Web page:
Here are my top five experiences.

1. Discovering how to solve an equation like x2 = 5x - 6. Look, x occurs on both sides but no adding or subtracting can get x on one side and a pure number on the other. The revelatory secret is to factorise the equation as (x-3)(x-2) = 0 and realise that of all the possible values for x, only two can make this equation true.

2. Getting calculus. The magic of moving effortlessly between distance, velocity and acceleration; the solving of maxima and minima problems; the secret to working out mysterious stuff like the area of a circle and the volume of a cone from first principles.

3. Finally understanding the phrase "the collapse of the wave function" and then realising the deeper mystery as to how in the world this could happen (if it does).

4. Realising that the structure of our universe is not determined by lengths as we measure them with a ruler (Euclidean distance) but by the strange pseudo-metric of special relativity.  We really live in Minkowski space-time which is very different from the illusion of space we see around us, but I can't visualise it, even in lower-dimensional analogues. Frustrating.

5. Comprehending the architecture of intelligent agents like chess-playing machines or autonomous robots - how to design machine systems which really can solve problems in the world (this is not obvious).

So these are my top life-enhancing experiences, none of which involve crowded airport queues, cramped aircraft seats and losing your luggage.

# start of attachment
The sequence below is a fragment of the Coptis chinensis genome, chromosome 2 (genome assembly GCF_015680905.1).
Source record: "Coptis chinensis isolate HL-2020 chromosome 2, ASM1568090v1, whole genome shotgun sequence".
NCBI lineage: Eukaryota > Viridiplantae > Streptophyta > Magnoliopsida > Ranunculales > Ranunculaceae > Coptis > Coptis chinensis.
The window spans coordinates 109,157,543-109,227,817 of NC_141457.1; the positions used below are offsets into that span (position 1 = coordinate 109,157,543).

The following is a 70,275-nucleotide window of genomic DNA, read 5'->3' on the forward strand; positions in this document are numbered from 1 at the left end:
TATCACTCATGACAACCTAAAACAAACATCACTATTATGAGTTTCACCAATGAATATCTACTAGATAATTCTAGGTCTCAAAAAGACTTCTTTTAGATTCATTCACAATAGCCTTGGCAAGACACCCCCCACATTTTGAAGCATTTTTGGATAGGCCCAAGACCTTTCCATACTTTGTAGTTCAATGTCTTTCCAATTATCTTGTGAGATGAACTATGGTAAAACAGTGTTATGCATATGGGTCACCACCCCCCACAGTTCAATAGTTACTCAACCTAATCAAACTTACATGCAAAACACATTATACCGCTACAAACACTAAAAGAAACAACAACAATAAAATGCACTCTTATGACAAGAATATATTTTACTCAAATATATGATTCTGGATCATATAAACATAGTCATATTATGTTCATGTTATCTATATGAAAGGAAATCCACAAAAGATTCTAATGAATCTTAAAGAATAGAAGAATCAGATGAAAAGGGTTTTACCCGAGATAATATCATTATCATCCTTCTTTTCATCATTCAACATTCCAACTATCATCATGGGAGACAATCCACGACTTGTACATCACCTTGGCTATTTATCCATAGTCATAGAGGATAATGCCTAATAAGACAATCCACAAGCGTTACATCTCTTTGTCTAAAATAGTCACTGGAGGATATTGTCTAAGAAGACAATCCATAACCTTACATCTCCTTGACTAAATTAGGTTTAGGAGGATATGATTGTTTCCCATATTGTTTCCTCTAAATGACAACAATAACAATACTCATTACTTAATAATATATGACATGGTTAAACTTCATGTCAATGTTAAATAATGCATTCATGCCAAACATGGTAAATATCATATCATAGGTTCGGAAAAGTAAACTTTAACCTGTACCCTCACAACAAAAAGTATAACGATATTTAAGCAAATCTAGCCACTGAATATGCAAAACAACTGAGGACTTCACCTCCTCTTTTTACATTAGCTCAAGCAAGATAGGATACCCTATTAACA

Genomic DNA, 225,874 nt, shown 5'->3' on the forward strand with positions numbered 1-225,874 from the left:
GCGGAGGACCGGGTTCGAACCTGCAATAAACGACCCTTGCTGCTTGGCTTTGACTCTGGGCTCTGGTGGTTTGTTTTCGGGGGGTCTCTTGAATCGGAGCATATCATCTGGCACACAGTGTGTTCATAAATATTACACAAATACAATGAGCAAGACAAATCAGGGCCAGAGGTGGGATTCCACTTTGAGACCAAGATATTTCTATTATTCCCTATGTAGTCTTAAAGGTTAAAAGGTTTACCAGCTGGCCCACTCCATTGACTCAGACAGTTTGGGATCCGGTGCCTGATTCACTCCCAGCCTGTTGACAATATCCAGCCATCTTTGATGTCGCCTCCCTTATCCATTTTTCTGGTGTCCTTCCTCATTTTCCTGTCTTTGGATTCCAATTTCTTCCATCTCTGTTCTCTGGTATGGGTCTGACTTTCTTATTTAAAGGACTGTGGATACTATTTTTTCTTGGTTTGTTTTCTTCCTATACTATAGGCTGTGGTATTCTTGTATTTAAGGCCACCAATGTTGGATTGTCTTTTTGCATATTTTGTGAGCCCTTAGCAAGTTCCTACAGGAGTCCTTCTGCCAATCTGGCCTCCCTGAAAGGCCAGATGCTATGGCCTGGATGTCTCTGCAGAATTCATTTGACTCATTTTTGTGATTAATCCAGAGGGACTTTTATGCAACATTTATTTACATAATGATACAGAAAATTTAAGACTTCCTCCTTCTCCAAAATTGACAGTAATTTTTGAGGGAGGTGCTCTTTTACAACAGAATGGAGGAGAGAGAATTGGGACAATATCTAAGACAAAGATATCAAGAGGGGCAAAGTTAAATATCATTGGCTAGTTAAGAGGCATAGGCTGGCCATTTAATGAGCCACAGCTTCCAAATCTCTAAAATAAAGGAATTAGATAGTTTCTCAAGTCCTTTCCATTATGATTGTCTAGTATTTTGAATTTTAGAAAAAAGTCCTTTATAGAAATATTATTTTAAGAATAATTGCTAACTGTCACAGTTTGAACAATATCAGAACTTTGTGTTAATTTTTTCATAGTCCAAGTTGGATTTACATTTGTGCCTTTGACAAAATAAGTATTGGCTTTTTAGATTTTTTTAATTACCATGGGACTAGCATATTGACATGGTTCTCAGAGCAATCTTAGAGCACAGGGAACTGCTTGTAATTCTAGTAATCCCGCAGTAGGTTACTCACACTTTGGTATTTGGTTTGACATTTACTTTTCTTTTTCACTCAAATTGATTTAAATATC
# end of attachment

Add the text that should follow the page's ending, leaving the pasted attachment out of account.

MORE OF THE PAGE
Friday, April 10, 2015

Classic pix: Skyline Drive and the Blue Ridge Mountains

A couple of days ago I was reminiscing about our brief residence in the States back in 2001/2002. Having shown you pictures from Miami, New York and San Francisco I thought I would add some from our trip to Skyline Drive in the Blue Ridge Mountains of Virginia, in November 2001.

Clare on Skyline Drive

The Blue Ridge Mountains

This is how I thought Virginians dressed at that time ...
Clare was recovering from a hip replacement operation at this time - Skyline was much-needed therapy.

Thursday, April 09, 2015

A struggle to launch

Quick trip down to Clarks Village, Street this morning to get Clare some summer cycling pants.

The puma is go ...

A category 4, but almost a 'failure to launch' ...

I went to the gym instead; no-one ever face-planted, took a case of 'road rash' or broke their collar bone on an exercise bike.